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How to Handle Comments People Make About Food and Weight at Holiday Gatherings

December 5, 2023

Self-Paced Course: Non-Diet Academy


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A Certified Eating Disorders Registered Dietitian (CEDRD) with a master's degree in dietetics & nutrition. My passion is helping you find peace with food - and within yourself.

Meet Katy

With it being the holiday season, chances are you’re going to encounter some situations where these comments are happening – whether it be things that are said to you, or things you’re overhearing people say. 

In fact, this is probably the most common question that my clients ask me about navigating the holidays. They’ll say, “Katy I feel like I have a good grasp on how to handle the food, but what about the comments?” This can be especially hard if the comments are coming from family. Maybe your mom or sister always bring up your weight and tell you what diet you should be doing, or perhaps you have an aunt or cousin who prides themselves in being super healthy and they’ll say things like, “I could never let myself eat all those carbs,” or, “I’ve got to get to the gym later to burn this off.” 

Honestly, this doesn’t just apply to the holidays. These comments happen all throughout the year because we exist in a culture that’s obsessed with food, weight and dieting. It just gets ramped up during the holiday season, and it can be extra challenging because we’re often around people who we haven’t seen in a while, and sometimes it’s people who feel like they have the right to make food and weight comments to us.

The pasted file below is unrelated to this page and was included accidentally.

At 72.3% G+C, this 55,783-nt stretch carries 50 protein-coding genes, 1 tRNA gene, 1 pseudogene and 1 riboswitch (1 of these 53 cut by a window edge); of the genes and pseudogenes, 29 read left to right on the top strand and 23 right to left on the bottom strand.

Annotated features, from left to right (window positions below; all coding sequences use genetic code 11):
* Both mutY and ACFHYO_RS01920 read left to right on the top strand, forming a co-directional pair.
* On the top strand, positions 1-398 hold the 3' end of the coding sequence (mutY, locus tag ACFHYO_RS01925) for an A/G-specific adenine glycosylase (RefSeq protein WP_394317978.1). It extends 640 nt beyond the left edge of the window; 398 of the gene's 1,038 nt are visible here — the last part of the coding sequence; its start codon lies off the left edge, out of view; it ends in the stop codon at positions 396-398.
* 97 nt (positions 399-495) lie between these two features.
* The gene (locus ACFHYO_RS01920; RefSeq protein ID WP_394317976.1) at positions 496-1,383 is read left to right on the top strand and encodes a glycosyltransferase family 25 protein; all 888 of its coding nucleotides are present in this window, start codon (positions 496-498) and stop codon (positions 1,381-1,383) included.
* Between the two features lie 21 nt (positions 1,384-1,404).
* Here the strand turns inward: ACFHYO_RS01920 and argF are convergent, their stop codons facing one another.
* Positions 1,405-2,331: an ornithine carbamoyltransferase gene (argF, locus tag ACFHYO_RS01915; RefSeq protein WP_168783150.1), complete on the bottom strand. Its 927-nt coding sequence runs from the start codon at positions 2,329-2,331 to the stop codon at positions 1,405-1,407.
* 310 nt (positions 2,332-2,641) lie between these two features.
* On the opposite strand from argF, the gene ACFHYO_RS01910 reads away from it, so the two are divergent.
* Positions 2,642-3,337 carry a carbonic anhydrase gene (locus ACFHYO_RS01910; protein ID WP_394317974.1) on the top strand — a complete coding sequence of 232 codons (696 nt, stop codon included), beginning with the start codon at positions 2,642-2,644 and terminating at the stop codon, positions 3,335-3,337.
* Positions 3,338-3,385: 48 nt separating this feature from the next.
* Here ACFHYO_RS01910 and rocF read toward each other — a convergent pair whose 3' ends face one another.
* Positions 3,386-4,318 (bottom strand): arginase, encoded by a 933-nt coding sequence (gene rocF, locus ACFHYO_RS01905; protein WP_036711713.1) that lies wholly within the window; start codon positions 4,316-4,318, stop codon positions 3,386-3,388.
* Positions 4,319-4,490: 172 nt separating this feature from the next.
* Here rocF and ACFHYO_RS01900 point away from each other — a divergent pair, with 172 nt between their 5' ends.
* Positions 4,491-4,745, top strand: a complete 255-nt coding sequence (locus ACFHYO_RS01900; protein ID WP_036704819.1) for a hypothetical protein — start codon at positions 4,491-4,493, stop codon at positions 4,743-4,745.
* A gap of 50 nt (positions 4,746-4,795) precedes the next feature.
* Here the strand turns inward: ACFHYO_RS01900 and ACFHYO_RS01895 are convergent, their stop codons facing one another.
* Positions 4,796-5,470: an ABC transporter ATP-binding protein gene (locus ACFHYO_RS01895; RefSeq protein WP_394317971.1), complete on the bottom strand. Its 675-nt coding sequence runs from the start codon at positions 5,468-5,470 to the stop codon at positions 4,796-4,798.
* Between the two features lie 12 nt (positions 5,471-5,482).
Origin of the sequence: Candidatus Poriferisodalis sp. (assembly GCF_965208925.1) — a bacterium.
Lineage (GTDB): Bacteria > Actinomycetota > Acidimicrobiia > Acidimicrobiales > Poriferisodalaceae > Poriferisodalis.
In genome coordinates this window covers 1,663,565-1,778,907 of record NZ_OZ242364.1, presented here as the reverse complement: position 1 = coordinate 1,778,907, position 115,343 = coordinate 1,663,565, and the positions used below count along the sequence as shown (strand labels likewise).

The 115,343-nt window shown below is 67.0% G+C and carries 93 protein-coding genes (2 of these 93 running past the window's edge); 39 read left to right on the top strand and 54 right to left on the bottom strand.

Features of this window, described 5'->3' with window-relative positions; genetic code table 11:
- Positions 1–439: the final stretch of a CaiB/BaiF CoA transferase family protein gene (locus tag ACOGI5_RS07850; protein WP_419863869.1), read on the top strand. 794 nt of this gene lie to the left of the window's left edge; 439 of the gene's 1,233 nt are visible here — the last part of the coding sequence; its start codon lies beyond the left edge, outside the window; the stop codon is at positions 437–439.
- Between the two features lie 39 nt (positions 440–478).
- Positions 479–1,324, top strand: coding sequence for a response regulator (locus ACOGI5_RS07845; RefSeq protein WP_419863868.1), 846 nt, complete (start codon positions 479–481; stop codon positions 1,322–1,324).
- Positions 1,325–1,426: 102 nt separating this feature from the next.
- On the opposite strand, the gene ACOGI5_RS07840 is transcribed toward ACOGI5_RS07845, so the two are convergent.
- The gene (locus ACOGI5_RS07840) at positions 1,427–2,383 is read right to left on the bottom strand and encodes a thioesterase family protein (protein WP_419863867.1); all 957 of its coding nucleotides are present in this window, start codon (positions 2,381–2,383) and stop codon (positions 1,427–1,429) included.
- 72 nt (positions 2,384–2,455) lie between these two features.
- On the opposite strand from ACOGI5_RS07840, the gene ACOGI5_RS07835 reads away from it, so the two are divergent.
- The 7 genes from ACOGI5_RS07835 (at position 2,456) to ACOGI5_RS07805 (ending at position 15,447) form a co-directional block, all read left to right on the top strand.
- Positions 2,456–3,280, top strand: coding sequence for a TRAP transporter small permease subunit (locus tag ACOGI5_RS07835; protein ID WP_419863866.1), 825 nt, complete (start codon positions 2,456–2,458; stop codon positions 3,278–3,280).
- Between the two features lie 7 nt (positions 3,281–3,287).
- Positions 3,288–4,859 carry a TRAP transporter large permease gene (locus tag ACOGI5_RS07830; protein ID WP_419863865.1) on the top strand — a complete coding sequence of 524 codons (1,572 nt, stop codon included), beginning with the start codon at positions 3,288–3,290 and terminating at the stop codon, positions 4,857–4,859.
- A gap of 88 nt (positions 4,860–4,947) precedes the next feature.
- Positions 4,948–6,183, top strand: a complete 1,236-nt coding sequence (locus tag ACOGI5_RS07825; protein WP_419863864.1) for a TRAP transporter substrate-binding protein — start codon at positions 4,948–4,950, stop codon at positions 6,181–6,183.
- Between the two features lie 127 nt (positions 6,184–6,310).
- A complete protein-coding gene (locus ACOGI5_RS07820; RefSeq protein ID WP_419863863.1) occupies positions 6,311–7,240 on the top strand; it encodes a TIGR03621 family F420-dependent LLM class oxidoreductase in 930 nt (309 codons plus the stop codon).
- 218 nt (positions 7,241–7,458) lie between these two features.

3 Levels of Boundaries for Food and Weight Comments  

A lot of us feel like setting a boundary with someone is rude. It’s as if telling them we don’t want to talk about a certain topic is mean, which obviously isn’t true. But for women in particular, we’re socially conditioned from a young age to not rock the boat, to be nice, to people please, and to not upset other people. 

Of course we can be thoughtful about how we set the boundary, and we can do it in ways that aren’t rude in terms of our delivery. You’ve got to keep in mind that being assertive is not the same thing as being aggressive, and being assertive isn’t unkind. It’s also not your job to make everyone around you feel all warm and fuzzy. 

When we think about boundaries, we can think about them at different levels. The level of boundary you set will depend on the situation, how egregious the other person’s behavior was, your own personality style, and other nuances, so I want you to feel like you can scale up or down in the firmness of the boundary based on what you need in the moment. 

Level 1: Subtle Boundaries

These are the boundaries we set that are barely noticeable. In fact, the other person might not even consciously realize what happened, they just get the vibe that you don’t want to talk about it, or the conversation naturally shifts to something else. 

Let me give you some examples:

  • The “gray rock” strategy. It basically means looking bored and disinterested in what the other person is saying so that they’ll stop talking about it. You’re boring like a gray rock, so it’s no fun to keep the conversation going on that topic. Let’s say someone is going on and on about their keto diet at a holiday party, and you just sit there with a blank uninterested stare, and you don’t really respond, or you just kind of nod or give one word responses. 
  • Gracefully exit the conversation. Let’s say you’re at your family Christmas gathering and your sister starts talking about how she recently lost a bunch of weight and everyone wants to know how much she lost and how she did it. You could pretend you need to make a phone call or respond to an important text message. Perhaps you take a bathroom break or step outside for some fresh air, or maybe you go tidy up the kitchen or play a card game with your kids. Basically you’re just removing yourself from the conversation as a way to set your own boundary that you’re not going to listen to it or participate in it. You see, sometimes the boundary we set is within ourselves, and not explicitly with the other person.